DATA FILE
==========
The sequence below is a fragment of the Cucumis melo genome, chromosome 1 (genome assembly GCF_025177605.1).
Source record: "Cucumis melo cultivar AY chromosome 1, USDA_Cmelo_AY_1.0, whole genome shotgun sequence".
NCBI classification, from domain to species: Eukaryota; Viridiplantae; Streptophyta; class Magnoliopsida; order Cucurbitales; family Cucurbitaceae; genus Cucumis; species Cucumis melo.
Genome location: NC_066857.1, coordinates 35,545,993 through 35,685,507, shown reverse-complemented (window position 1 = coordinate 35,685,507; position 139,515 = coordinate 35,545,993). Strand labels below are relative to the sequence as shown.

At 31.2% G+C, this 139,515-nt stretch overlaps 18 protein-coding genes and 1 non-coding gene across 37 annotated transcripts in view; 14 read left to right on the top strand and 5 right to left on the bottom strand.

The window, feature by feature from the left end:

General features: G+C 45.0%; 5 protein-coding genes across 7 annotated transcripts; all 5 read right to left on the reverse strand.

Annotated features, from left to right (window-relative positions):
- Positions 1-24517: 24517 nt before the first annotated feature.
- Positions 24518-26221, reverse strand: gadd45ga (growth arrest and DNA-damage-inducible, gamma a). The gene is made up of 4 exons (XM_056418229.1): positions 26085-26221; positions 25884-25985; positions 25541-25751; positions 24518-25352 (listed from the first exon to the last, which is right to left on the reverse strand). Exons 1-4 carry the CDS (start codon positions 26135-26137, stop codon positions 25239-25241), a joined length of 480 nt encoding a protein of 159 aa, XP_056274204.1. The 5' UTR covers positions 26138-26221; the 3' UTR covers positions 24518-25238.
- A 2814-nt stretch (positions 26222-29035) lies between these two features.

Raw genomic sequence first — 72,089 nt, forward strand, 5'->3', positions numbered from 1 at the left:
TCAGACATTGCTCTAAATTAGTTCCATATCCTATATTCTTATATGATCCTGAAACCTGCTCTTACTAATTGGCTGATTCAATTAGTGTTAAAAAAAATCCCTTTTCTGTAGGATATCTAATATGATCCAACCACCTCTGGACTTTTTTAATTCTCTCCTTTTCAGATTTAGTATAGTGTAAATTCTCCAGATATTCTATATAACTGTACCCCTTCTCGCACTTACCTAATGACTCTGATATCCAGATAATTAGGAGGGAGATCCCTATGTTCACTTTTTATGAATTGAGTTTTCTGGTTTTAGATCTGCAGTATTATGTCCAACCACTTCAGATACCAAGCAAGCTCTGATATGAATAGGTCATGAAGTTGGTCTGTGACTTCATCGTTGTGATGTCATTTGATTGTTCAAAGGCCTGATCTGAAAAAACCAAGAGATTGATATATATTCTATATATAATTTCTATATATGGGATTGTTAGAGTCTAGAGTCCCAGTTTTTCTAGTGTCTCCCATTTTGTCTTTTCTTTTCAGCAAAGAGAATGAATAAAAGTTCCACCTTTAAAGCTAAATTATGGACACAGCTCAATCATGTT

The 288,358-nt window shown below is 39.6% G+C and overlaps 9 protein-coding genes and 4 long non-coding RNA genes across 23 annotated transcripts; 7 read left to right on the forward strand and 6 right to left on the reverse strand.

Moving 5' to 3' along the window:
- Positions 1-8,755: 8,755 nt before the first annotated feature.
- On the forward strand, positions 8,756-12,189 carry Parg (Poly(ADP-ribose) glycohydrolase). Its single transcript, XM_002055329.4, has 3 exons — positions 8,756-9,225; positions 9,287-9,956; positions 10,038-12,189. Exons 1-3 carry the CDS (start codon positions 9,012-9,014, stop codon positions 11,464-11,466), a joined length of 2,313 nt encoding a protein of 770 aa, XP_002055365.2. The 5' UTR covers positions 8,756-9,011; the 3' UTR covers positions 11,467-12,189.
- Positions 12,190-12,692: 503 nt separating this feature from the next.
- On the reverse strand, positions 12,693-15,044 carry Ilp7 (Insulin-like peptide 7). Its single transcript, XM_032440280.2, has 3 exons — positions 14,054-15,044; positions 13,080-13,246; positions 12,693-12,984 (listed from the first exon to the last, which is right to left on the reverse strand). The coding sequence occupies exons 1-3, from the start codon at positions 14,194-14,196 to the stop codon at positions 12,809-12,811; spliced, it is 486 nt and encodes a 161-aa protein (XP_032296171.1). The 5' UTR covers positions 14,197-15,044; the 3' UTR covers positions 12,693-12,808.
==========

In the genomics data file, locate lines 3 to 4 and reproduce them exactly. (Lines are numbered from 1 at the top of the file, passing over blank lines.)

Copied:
NCBI classification, from domain to species: Eukaryota; Viridiplantae; Streptophyta; class Magnoliopsida; order Cucurbitales; family Cucurbitaceae; genus Cucumis; species Cucumis melo.
Genome location: NC_066857.1, coordinates 35,545,993 through 35,685,507, shown reverse-complemented (window position 1 = coordinate 35,685,507; position 139,515 = coordinate 35,545,993). Strand labels below are relative to the sequence as shown.